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Wednesday, December 10, 2008


IRS Commissioner Douglas Shulman recently spoke to the George Washington University International Tax Conference. The Commissioner addressed several areas that the IRS is concerned about in the international arena. With such expressions of concern, taxpayers with interests in these areas should be forewarned that stricter or adverse IRS attention to these areas can be anticipated (although some of these areas are already feeling the heat).

TRANSFER PRICING - COST SHARING. The Commissioner is concerned that taxpayers are abusing existing transfer pricing cost sharing mechanisms to shift taxation of profits from valuable intangibles (e.g., new drugs) to offshore, low-tax jurisdictions. He indicated that the IRS is challenging such arrangements at audit when taxpayers are perceived to be crossing the line, and are also working on temporary regulations in the area.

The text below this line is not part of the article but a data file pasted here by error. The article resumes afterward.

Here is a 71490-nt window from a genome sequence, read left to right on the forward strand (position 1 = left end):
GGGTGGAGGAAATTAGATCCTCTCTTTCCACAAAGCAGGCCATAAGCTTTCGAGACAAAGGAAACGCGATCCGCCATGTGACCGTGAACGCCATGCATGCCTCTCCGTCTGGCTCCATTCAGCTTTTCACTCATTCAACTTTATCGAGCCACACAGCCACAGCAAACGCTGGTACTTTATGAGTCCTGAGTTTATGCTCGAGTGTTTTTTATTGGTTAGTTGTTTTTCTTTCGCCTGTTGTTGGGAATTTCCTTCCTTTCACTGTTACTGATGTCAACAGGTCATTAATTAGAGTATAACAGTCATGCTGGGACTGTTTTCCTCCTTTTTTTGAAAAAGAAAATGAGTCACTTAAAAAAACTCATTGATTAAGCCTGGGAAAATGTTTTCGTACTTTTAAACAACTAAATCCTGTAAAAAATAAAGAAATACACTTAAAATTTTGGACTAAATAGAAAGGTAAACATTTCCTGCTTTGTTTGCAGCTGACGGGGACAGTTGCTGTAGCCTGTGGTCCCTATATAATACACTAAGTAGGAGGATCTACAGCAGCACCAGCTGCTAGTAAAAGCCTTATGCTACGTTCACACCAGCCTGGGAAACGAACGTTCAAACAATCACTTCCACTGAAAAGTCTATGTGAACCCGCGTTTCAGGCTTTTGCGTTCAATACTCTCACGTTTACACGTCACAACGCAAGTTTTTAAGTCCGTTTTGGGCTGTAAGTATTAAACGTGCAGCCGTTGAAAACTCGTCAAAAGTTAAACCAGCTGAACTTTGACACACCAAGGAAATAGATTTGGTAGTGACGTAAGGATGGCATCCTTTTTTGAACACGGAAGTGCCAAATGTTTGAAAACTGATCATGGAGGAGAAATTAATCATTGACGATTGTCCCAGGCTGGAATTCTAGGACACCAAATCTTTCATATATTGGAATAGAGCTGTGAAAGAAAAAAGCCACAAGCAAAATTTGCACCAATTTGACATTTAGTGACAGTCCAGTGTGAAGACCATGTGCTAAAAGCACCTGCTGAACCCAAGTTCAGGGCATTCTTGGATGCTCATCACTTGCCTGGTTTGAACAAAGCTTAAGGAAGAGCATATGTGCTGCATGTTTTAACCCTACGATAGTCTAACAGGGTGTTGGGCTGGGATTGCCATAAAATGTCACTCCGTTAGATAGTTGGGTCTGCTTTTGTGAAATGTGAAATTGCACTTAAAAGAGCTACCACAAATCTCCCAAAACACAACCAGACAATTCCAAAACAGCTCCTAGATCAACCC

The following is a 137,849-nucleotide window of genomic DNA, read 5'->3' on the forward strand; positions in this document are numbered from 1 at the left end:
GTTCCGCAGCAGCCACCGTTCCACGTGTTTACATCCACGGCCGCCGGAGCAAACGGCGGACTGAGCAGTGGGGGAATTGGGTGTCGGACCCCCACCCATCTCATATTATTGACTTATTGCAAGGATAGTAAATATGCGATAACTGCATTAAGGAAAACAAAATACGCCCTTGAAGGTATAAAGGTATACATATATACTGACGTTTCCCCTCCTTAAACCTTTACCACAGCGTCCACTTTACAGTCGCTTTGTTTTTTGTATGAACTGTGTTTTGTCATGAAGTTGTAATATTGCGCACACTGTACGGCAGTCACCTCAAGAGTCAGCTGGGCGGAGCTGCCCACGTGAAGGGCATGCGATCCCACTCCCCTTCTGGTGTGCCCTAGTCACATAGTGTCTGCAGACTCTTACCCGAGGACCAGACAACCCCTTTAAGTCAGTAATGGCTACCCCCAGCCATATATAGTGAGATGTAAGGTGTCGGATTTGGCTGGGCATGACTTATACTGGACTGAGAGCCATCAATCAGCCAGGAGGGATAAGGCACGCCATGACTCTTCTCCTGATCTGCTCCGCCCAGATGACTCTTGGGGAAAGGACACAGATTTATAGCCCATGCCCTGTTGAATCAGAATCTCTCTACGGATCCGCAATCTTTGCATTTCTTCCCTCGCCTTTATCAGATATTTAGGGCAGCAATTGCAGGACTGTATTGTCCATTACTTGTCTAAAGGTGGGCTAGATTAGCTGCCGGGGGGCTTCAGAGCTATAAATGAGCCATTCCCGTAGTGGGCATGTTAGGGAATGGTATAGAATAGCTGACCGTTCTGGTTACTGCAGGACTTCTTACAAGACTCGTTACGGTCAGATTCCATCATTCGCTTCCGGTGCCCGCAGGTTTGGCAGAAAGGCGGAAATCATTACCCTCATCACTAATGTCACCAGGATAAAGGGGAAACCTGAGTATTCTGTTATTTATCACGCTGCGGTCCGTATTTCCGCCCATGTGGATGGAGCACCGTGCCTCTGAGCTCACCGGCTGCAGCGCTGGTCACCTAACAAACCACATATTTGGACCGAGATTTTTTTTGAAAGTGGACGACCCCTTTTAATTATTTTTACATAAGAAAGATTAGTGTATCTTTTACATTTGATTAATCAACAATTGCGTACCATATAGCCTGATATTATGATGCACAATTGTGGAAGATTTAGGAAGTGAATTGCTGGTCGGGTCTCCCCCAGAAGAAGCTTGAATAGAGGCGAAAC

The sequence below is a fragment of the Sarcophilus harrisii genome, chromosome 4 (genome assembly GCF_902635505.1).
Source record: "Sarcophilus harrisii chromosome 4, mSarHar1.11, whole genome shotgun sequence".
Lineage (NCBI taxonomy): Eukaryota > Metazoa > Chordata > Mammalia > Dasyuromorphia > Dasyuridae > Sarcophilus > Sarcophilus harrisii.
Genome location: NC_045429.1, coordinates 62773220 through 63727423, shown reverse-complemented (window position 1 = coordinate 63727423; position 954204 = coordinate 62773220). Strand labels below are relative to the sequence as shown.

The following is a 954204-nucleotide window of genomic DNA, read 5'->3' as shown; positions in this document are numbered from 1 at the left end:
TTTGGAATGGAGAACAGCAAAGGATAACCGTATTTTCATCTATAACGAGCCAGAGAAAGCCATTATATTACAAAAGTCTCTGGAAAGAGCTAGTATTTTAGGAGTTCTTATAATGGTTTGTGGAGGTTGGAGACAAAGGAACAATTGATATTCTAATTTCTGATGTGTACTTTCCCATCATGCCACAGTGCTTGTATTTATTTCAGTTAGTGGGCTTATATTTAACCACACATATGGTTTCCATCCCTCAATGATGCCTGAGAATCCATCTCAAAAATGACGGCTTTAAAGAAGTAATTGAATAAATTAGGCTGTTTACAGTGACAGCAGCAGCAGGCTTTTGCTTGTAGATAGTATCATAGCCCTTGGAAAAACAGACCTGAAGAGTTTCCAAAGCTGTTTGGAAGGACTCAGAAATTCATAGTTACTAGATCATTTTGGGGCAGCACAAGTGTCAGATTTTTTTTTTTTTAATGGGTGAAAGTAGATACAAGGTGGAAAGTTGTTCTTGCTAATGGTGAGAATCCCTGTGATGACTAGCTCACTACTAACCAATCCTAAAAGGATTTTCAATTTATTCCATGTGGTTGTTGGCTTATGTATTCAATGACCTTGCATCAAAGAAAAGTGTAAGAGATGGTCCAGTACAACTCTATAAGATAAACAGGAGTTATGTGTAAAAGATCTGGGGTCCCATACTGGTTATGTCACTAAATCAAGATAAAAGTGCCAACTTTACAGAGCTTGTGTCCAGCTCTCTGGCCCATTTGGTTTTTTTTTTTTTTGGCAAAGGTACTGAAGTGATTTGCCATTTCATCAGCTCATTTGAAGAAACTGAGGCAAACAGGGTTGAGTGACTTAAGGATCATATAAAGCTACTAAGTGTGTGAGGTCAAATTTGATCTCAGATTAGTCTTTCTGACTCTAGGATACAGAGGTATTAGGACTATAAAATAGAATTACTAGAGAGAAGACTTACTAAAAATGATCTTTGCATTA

CONTRACT MANUFACTURING. Subpart F of the Code attempts to tax foreign corporations controlled by U.S. persons on a current basis on profits that relate to sales of products that are involved in certain related party sales, instead of allowing taxes to be deferred offshore. Taxpayers have developed mechanisms of reducing exposure to Subpart F by engaging in contract manufacturing between related foreign companies. IRS attacks in regard to transfer pricing reviews of contract manufacturing pricing, and expansion of Subpart F income definitions and the "branch rule" to include contract manufacturing activities, are likely.

USE OF LOW OR NO TAX JURISDICTIONS BY FINANCIAL INSTITUTIONS. Attempting to book transactions as loans and swaps to shift profit to such jurisdictions, is something the IRS is concerned about.

USE OF HYBRID ENTITIES TO OBTAIN DOUBLE DEDUCTIONS OR CREDITS IN VARIOUS JURISDICTIONS. The IRS is concerned about hybrid entities abusing foreign tax credits - if two different taxpayers are getting the benefit of a credit, watch out.

AVOIDANCE OF WITHHOLDING TAXES. The IRS is concerned about institutional assistance by financial institutions in regard to foreign persons avoid U.S. withholding taxes.

UNDISCLOSED FOREIGN BANK ACCOUNTS OF U.S. PERSONS. Well, I think we all know the IRS is big on this issue (e.g., the recent UBS problems in Switzerland).

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